Horace Pippin, a self-made creative artist, was born in West Chester, Pennsylvania, in the year of 1888. His early boyhood was spent in Goshen, New York, where his father was a laborer and his mother a domestic. Pippin always enjoyed drawing, particularly of objects or images he saw in his surroundings. Pippin's father died when he was fifteen, therefore, he quit school to take care of his mother who was in ill health. When she died in 1911, Pippin moved to Paterson, New Jersey, as a moving and storage company worker. He later took a job as a shoe molder for the American Brakeshoe Company. By 1917, America was engaged in the EUROPEAN WAR (World War I). Pippin volunteered for the Army unit and was assigned to the 15TH ALL BLACK INFANTRY REGIMENT, after receiving his army training at FORT DIX in New Jersey. Pippin's unit was transferred to served under the FRENCH FORCES in 1918 as part of the 369th Infantry. Corporal Pippin was a squad leader, and, during one of the heavy German artillery barrages, he was seriously wounded in his right shoulder. His entire Regiment received the French Croix de Guerre for honorable distinction for their war efforts. Pippin was hospitalized in France for five months. Rehabilitation therapy did little to restore Pippin's use of his injured shoulder, but it made him focus more on strengthening the use of his right hand.

On his return to America in 1920, Pippin moved to Westchester, New York, where he married Jennie O. Featherstone, a widow with a small son. Pippin was full of memories about his life in the military and his living as an African-American in the 1920's. He desperately wanted to develop his interest in the area of painting, but his weak shoulder only allowed certain mobility. By 1929, Pippin devised a method of using a hot iron poker for gouging out composed creations into wood panels. He then filled in the panels with colorful paints. As shown in the photograph, he held his right hand in place with the use of his left hand. By 1931, his first major work, THE END OF THE WAR: STARTING HOME, was completed. Pippin continued to work on his paintings for eight years. In 1938, Holger Cahill, curator of the New York Museum of Modern Art, was alerted to Pippin's unusual talent by Dr. Christian Brenton of the Westchester Art Center and the notable illustrator, N.C. Wyeth. Four of Pippin's works were immediately accepted by Cahill and shown at the New York Museum's 1938 exhibition called the MASTERS OF POPULAR ART.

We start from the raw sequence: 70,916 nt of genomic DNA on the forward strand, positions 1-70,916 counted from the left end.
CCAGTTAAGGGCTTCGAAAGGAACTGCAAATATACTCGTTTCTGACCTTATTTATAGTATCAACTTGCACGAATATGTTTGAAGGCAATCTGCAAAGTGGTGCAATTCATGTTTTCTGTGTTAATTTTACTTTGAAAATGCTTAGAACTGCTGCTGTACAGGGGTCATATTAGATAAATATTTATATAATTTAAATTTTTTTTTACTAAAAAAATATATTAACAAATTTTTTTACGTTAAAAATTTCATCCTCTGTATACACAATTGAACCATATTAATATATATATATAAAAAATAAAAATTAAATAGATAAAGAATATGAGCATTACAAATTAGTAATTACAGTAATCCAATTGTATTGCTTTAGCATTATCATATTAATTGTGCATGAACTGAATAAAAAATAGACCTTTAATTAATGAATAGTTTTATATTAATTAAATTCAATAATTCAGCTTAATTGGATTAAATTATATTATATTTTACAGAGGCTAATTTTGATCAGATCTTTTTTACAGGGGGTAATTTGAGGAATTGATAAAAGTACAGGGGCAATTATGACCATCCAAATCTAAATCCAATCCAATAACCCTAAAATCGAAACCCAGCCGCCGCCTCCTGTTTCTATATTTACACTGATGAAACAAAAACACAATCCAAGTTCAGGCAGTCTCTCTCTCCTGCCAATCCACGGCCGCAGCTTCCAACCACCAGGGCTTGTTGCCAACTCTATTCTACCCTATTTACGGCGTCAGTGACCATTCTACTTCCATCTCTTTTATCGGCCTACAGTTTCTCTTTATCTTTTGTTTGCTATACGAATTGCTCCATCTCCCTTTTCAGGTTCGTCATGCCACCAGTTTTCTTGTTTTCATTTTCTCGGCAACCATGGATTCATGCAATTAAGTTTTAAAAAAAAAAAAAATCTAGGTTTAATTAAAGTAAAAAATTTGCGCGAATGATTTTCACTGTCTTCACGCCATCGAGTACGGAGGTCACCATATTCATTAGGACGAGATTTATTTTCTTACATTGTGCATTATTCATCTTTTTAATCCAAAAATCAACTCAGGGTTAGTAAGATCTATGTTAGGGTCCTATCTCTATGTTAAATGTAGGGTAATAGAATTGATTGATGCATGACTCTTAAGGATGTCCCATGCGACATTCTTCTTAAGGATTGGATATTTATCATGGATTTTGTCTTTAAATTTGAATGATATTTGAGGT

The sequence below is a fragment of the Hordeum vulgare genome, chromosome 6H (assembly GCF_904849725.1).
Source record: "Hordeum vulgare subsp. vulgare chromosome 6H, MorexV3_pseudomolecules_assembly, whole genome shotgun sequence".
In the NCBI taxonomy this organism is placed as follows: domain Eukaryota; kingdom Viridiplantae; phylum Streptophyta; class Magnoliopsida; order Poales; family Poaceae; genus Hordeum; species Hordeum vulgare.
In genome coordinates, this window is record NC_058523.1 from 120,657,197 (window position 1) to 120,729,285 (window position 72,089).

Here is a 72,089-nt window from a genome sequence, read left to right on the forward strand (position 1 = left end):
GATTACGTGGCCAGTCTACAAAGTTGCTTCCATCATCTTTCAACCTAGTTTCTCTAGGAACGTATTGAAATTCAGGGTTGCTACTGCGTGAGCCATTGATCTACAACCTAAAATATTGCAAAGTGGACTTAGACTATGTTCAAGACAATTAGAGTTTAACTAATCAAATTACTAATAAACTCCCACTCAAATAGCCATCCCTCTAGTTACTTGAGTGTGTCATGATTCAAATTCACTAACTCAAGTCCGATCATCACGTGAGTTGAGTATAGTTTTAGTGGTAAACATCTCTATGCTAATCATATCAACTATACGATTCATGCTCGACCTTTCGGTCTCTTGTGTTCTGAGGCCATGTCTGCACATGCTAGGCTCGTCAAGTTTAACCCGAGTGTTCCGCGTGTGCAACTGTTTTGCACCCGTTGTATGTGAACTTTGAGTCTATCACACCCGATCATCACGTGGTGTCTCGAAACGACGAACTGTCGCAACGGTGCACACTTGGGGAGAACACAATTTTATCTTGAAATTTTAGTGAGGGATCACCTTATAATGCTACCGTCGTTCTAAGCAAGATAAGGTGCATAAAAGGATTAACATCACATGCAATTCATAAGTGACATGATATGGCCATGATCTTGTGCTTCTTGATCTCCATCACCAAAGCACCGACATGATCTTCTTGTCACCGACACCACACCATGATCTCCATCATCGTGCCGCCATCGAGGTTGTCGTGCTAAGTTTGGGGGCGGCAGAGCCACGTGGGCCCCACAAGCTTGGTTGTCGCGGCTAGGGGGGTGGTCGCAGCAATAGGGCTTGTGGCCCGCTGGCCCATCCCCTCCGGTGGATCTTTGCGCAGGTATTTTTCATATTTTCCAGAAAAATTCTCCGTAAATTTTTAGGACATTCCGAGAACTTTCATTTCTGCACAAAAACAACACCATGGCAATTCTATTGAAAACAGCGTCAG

This important acceptance lead to a call for several One Man Shows featuring his works. Several museums and foundations also wanted to acquire the works of HORACE PIPPIN. How could this be happening? Art critics called this "new find" the work of an "AUTHENTIC" American voice. Because Pippin had no specialized training, such as those African-American artists trained in the academic or European influences, he was regarded as a purest in his creations. Later curator, Judith Stein of the Pennsylvania Academy of Fine Arts, called his works a "SPIRITUAL SELF-PORTRAIT." Before his death in 1946, Pippin had produced 137 known paintings, including his burnt wood panel paintings. His works encompassed: war scenes, events of people in different genre, small town typical scenes, animal scenes, and religious images. Pippin once said, "PICTURES JUST COME TO MY MIND; I THINK THEM OUT WITH MY BRAIN, AND THEN I TELL MY HEART TO GO AHEAD." Horace Pippin was offered free training by several art institutions, but his zeal to produce art creations his way shied him away from formal training.

In 1944, Horace Pippin's wife, Jennie, was committed to the state mental hospital at Norristown, Pennsylvania, and his only son entered the military for active duty during the next great war, World War II. For the next two years of his life, Horace Pippin kept busy and produced an enormous collection of paintings. It is said that they are "autobiographical," for they came from his vision of what his world was like. Horace Pippin died of a stroke on July 6, 1946. His wife died at Norristown ten days later. In 1994, The Museum of American Art of the Pennsylvania Academy of Fine Arts in Philadelphia organized a touring exhibit entitled, I TELL MY HEART: THE ART OF HORACE PIPPIN, which toured from January 21, 1994 - April 30, 1995.


AARON DOUGLAS
Woodcut Printer, Illustrator, Muralist (1899-1979)